Quebecers asked to take care of mental health amid tough coronavirus restrictions

A woman rides his bike in downtown Montreal, on Tuesday, October 20, 2020.
A woman rides his bike in downtown Montreal, on Tuesday, October 20, 2020. Paul Chiasson/The Canadian Press

Quebecers are asked to continue abiding by public health measures to curb the spread of the novel coronavirus, but are also urged to take care of their mental health and check in on people who live alone as the second wave of the pandemic continues.

Premier François Legault said the priority is to keep schools open as the province reported 877 new infections, 12 more deaths and 33 additional patients in hospital Tuesday.

“The number of new cases has stabilized around 1,000 a day but we still see an increase in hospitalizations and deaths,” he said.

Legault said citizens’ collective efforts in recent weeks, which include widespread restrictions in designated red zones, have prevented daily case tallies from spiking. He urged people to sign up for the COVID-19 alert notification app as well.

“Everyone has a role to play in this mission and I’m counting on you all,” he said.

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Yet, Legault acknowledged the tighter restrictions during the second wave and isolation from others are difficult for many, especially for those who live alone.

“I am very aware that the measures put in place are hard for Quebecers,” he said.

The government is urging anyone who feels unwell or is experiencing anxiety to call the 811 hotline. The premier also encouraged Quebecers to visit others who live on their own and may be be struggling — but not in groups.

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“You have the right to go,” he said.

The focus on mental health comes as a new poll indicates that one in four Canadians say their stress level is higher than during the first wave of the pandemic.

Participants cited concerns about the length and severity of the health crisis as their biggest source of anxiety, followed closely by social isolation and family health.

However, Health Minister Christian Dubé could not say if or which strict measures in red zones will be extended past Oct. 28 — and those rules include a ban on gatherings in private homes, with few exceptions.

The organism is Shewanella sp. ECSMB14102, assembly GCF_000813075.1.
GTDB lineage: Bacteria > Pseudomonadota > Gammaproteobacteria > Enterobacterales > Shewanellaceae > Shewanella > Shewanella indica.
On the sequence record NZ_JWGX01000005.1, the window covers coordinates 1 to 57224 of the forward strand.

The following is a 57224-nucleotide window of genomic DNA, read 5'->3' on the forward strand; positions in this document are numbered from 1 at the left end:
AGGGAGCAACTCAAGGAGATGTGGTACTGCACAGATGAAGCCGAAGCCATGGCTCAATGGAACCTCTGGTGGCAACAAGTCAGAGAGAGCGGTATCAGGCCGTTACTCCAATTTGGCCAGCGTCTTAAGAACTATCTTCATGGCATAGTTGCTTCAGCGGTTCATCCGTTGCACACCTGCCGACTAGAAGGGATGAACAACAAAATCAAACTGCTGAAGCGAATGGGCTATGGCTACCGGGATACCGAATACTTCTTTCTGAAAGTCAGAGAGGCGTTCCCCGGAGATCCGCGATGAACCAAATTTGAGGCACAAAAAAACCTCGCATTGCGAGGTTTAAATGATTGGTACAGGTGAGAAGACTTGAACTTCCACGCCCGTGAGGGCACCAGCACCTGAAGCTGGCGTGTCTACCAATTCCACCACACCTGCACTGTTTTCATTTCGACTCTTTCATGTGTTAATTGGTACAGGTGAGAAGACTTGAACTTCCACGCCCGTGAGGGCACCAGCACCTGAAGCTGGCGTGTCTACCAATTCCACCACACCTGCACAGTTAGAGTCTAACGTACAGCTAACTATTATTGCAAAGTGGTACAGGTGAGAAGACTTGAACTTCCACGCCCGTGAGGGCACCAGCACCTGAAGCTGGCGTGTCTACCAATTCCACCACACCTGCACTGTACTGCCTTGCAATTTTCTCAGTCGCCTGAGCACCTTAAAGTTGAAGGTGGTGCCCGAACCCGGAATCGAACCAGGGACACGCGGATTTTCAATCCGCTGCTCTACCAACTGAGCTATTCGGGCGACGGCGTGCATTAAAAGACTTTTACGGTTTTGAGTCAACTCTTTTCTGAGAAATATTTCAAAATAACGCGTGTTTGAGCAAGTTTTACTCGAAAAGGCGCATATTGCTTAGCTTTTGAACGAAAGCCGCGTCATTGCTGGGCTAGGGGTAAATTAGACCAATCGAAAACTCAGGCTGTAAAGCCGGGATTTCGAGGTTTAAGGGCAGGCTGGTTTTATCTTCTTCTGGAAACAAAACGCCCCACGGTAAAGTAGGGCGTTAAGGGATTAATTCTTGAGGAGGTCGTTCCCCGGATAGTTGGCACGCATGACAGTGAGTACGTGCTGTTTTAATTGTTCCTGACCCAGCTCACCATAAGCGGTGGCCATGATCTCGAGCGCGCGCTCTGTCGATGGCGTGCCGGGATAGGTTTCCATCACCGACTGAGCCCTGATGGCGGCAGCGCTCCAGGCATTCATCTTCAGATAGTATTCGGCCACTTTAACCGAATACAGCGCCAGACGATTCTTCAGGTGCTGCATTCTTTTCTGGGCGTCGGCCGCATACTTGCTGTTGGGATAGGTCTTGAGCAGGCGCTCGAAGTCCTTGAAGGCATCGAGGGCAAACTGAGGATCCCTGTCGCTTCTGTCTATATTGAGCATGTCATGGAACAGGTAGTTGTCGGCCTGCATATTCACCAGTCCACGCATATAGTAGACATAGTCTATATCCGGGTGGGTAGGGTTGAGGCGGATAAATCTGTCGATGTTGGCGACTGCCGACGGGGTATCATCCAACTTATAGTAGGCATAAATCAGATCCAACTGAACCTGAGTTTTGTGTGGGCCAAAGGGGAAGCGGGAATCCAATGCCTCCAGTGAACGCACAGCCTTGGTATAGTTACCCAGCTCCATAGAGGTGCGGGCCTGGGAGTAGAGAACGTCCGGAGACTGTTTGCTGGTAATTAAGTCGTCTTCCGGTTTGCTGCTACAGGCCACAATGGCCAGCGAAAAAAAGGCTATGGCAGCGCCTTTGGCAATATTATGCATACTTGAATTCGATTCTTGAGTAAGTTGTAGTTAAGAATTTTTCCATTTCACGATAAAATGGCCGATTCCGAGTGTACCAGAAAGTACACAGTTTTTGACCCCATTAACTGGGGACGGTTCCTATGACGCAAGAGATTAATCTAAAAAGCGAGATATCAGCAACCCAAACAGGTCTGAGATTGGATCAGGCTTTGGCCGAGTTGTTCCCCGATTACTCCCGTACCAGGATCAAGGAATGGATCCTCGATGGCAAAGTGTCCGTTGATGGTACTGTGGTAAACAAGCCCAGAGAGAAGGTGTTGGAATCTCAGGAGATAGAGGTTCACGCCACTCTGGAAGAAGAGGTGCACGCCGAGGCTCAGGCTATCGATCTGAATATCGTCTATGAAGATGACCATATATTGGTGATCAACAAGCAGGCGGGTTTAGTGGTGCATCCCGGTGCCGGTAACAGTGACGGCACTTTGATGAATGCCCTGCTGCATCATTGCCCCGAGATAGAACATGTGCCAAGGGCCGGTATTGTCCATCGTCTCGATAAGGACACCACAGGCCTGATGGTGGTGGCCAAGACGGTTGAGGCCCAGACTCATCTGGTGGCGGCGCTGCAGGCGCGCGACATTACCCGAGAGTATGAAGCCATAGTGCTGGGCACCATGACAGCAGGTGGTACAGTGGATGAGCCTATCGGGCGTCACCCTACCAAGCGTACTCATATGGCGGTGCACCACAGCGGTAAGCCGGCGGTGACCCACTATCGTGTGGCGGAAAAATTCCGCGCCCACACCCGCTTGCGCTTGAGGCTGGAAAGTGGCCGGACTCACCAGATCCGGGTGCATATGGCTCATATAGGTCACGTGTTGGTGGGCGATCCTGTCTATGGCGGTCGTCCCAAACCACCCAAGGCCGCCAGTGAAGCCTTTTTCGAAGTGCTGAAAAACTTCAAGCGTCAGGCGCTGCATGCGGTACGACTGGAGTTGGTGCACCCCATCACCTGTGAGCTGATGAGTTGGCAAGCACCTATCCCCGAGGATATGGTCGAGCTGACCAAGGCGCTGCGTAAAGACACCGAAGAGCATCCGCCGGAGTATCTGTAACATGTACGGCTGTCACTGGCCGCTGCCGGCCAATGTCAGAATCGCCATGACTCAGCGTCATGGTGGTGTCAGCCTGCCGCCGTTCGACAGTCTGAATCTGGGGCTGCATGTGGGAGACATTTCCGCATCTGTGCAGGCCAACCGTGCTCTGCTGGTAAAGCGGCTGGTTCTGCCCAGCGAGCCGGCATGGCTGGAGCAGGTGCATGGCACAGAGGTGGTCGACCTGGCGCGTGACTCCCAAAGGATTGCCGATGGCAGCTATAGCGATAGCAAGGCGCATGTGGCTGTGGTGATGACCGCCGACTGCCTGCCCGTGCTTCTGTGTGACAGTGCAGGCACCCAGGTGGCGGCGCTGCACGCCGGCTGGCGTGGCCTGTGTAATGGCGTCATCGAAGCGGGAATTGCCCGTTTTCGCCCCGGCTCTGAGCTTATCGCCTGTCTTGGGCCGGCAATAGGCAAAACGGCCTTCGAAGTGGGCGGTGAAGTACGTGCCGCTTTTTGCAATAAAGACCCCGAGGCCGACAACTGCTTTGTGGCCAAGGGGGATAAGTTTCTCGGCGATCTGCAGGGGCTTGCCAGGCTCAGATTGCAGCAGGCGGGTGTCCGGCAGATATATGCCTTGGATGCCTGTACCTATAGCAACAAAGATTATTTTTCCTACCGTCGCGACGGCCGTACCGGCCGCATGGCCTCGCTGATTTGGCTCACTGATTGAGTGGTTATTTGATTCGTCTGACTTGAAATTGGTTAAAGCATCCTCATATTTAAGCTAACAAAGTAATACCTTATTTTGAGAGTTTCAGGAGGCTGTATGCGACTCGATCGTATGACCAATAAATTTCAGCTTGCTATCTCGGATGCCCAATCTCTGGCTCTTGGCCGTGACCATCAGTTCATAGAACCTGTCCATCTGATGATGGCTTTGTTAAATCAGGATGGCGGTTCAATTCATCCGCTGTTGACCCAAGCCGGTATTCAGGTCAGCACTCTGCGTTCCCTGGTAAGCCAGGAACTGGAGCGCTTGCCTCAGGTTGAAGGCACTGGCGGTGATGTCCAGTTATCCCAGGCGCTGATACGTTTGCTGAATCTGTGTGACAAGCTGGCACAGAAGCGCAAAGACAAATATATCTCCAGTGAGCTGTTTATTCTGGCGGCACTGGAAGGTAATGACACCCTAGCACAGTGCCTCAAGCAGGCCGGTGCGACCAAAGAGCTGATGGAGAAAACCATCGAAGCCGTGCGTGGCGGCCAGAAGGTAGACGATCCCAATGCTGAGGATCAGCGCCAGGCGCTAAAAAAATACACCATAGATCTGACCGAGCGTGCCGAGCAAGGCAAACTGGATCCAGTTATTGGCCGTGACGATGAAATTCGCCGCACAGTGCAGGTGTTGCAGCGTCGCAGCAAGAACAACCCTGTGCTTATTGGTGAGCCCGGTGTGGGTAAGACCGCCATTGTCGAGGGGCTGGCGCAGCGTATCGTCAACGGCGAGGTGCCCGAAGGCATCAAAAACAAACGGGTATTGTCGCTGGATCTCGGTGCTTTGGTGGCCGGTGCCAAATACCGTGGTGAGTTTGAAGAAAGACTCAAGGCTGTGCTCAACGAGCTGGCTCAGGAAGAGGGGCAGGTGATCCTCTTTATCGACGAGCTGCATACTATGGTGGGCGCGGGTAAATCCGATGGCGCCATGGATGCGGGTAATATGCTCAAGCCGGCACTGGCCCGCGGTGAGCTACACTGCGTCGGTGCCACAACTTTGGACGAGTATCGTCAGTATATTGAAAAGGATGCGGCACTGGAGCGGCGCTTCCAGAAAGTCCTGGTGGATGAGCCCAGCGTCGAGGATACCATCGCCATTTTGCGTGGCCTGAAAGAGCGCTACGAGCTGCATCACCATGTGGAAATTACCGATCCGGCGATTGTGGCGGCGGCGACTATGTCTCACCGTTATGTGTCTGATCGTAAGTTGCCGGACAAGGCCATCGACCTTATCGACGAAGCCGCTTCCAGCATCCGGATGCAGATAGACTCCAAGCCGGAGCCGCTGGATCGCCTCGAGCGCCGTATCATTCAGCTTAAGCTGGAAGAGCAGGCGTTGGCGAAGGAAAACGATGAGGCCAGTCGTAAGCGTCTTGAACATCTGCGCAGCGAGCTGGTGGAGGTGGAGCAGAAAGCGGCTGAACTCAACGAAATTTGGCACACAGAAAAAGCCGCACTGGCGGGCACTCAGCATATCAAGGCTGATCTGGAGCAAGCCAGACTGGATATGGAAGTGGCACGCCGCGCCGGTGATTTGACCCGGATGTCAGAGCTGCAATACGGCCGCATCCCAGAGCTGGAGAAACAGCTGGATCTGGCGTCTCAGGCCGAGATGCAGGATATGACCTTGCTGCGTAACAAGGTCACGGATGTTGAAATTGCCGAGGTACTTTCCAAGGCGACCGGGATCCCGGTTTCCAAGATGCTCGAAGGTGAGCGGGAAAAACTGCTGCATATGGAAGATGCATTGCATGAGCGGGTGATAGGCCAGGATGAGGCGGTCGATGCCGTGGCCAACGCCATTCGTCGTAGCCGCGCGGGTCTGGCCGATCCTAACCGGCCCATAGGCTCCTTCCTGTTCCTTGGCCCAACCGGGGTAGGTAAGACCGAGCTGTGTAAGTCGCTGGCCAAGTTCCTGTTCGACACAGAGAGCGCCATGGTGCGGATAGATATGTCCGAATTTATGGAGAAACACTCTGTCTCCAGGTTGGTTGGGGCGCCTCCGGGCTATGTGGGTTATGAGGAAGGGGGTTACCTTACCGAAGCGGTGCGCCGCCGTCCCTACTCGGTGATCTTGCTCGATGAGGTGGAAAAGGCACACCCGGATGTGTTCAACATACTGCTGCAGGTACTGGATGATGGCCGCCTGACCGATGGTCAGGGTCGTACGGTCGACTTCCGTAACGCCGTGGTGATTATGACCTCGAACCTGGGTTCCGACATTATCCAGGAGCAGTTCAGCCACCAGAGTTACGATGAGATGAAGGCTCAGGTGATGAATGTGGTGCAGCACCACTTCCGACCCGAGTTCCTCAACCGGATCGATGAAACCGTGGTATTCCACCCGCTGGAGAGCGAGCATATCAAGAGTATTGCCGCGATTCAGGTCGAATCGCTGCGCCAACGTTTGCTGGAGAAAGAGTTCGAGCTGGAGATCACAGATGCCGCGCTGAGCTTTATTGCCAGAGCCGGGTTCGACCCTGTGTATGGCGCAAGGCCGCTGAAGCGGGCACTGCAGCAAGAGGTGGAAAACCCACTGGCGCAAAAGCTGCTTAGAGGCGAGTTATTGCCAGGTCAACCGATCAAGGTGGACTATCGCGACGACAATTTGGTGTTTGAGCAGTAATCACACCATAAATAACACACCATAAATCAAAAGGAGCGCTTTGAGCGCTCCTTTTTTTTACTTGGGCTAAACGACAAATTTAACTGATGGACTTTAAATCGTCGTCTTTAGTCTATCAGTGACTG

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READ MORE: 25% of Canadians say their mental health is worse than in 1st coronavirus wave: poll

Quebec, the province hardest hit by the COVID-19 health crisis, has seen 95,216 cases and 6,055 deaths to date.

On Tuesday, officials said one death previously attributed to the virus was unrelated and 90 cases that had been identified as positive were in fact, negative.

The number of hospitalizations now stands at 565. Of those patients, 100 are in intensive care, an increase of eight from the previous day.

The province carried out 16,291 tests Sunday, the latest day for which that information is available.

Open to ‘all solutions’ to reduce workload of nurses

Quebec’s premier says his government cannot offer raises above the level of inflation to nurses working in hospitals, but that he is “ready to do pretty much everything.”

“I’m open to all the solutions to reduce nurses’ workload,” he said. “The only thing we have to understand is that we can’t both make financial efforts to reduce workload and simultaneously give salary increases beyond inflation.”

The comments come after nurses and other health-care workers blocked bridges in Montreal and Quebec City Monday in protest of work conditions.

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The Fédération interprofessionnelle de la santé (FIQ), the union representing them, says the main sticking points are safe nurse-patient ratios and the creation of complete and stable care teams.

Click to play video 'Quebec Nurses stage protests in Montreal and Quebec City' Quebec Nurses stage protests in Montreal and Quebec City
Quebec Nurses stage protests in Montreal and Quebec City – Oct 19, 2020

Legault said he knows nurses are tired — especially as they deal with the demands of the second wave — and that his government has failed to keep a promise to end mandatory overtime.

“I understand the fatigue. I understand the frustration of the nurses,” he said, adding the province is looking at exploring solutions to reduce the nurses’ workload.

But Legault also  acknowledged that many full-time jobs go unfilled and new nurses cannot be trained as quickly as patient attendants. He said any deal the province reaches must also respect Quebecers’ ability to pay, which has taken a hit during the pandemic.

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With files from the Canadian Press